Emergency Tooth Extraction

When a tooth is badly decayed or damaged and cannot be saved, it must be professionally removed through a procedure called a tooth extraction. Extractions are commonly performed on teeth that are severely decayed or broken, or in cases where the mouth does not have space for the tooth– as is the case with most wisdom teeth extractions or extractions performed in conjunction to orthodontic treatment. While many patients may be in pain prior to an extraction, the actual extraction procedure is virtually painless and many patients heal quickly and resume normal functions within a reasonable time post-procedure.

  • Your tooth is too damaged by a fracture or deep cavity to repair.
  • You have a sizable infection that cannot be resolved by a root canal alone.
  • You have teeth that are blocking other teeth from coming in. These may be extra teeth or baby teeth that have not fallen out yet.
  • You are getting braces and need to get rid of a tooth that is crowding others.

Wisdom teeth, which typically come in during your teens or twenties, may need to be extracted if they are decayed, infected, or causing pain. They may get impacted—stuck underneath other teeth—which also requires extraction.

Most visible teeth can be removed with a simple extraction, where your dentist loosens the tooth, then removes it carefully with forceps. This procedure typically requires just a local anesthetic (an injection) and often only takes a few minutes to complete.

In more complex cases a surgical extraction may be needed if:

  • The tooth has broken off at the gum line.
  • The tooth hasn’t come in yet (wisdom teeth, for example)
  • The tooth has especially large or curved roots

During a surgical extraction, a local anesthetic may be provided. Both procedures are virtually painless, although you might feel pressure or pulling.

Tip: Don’t smoke on the day of surgery, as it can increase the chance of dry socket, a painful condition that occurs when a blood clot doesn’t form in the hole, breaks off, or breaks down too early.

Wisdom teeth extraction is a common type of tooth extraction that can require either simple or surgical extraction. Everyone is born with wisdom teeth, although not all teeth will erupt and not everyone has all four wisdom teeth. If your wisdom teeth are positioned correctly they do not need to be removed and will not cause dental problems. Only an x-ray of the area can accurately

Often there is not enough space for wisdom teeth to erupt behind the molars, and the teeth must therefore be removed or there is a risk for crowding. It is common to feel pain or pressure from wisdom teeth movement, although many patients may never feel any signs that wisdom teeth should be removed.

Wisdom teeth that have erupted, grown in, may need to be extracted if they are crowding other teeth, decayed, infected or causing pain. Wisdom teeth often grow in during a person’s late teens or twenties, although many older adults also have their wisdom teeth removed. A simple extraction is performed to pop the teeth out of their socket, and a healing process of several weeks regrows the tissue to cover the hole where the tooth once was.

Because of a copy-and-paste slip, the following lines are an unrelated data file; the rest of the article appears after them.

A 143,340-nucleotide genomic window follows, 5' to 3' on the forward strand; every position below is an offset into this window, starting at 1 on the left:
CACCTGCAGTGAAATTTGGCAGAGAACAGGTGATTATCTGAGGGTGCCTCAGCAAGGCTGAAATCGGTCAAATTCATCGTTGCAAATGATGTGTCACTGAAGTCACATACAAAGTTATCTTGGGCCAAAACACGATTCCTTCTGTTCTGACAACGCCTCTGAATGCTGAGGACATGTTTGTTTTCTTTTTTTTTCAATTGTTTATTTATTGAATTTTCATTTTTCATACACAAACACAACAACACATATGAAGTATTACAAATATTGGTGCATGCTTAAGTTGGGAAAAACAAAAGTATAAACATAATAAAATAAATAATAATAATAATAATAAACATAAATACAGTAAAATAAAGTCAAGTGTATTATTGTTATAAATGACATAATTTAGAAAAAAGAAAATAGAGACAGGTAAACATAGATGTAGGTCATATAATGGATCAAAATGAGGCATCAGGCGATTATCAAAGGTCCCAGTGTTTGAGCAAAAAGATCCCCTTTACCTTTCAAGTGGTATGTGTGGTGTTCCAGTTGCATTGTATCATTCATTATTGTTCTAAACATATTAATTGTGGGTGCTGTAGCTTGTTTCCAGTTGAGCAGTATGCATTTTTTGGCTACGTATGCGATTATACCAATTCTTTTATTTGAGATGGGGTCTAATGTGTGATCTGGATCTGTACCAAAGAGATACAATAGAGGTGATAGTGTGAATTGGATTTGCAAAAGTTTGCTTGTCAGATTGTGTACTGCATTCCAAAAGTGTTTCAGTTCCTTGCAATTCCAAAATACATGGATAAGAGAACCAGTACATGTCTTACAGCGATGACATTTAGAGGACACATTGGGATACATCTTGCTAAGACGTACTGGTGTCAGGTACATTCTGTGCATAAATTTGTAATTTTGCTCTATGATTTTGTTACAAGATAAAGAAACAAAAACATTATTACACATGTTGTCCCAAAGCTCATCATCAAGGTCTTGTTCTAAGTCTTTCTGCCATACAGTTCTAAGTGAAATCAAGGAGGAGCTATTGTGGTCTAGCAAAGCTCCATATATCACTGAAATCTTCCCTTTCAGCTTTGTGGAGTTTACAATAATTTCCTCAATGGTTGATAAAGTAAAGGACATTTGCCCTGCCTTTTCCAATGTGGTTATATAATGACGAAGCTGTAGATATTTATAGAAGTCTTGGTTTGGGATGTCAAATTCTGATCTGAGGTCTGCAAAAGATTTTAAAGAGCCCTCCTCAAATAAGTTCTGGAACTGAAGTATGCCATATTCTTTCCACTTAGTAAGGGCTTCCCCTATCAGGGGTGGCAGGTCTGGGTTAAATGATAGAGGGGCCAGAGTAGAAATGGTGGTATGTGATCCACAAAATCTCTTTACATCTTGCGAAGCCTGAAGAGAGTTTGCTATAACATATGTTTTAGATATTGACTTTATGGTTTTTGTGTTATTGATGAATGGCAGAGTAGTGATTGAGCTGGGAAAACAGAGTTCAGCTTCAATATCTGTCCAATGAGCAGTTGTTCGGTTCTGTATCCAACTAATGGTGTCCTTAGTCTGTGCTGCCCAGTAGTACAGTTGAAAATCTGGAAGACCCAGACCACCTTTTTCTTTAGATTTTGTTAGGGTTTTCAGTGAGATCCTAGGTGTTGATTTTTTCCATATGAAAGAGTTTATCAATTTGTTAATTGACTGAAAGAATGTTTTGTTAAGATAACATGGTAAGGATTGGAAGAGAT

Impacted wisdom teeth are fully developed wisdom teeth that lie below the jaw bone. Impacted teeth must be removed surgically, a procedure during which the oral surgeon numbs the region and cuts through the jaw bone and tissues to uncover and extract the teeth. Surgical extractions require sutures to close the incision where the dentist removed the teeth.

Directly following a tooth extraction, you’ll be asked to keep gauze on the extraction site to help the blood clot. It’s important to protect this clot as the wound heals. Eat soft foods, and don’t smoke, use a straw or spit, as these actions can dislodge the clot.

Managing pain from a tooth extraction is top priority, since most people feel some discomfort or pain after having a tooth extracted. Your oral surgeon may prescribe antibiotics to treat or prevent infection. You can take nonsteroidal anti-inflammatory drugs (NSAIDs) like ibuprofen to help relieve the pain. Your dentist can recommend the dosage that’s right for you. Use of icepacks can decrease any swelling in the jaw or cheeks. If your jaw is still stiff after any swelling has subsided, alternate cold packs with warm compresses.

In general, swelling and bleeding last only a day or two after the extraction and any pain from a tooth extraction should subside after a few days. Don’t smoke on the day of surgery, as it can increase the chance of dry socket, a painful condition that occurs when a blood clot doesn’t form in the hole, breaks off, or breaks down too early.

We provide high-quality dental care in state-of-the-art facilities, which feature a modern look, coffee bar, and special play and treatment rooms for kids.

Our doctors and dental team provide a thorough professional exam, every time, taking special care to:

  • Deliver a comfortable, hassle-free dental visit
  • Attend to any immediate issues you may have, including relieving pain from dental emergencies
  • Answer your questions so that you can make informed health decisions
  • Explain any procedures in your language of preference
  • Teach you how to keep your mouth healthy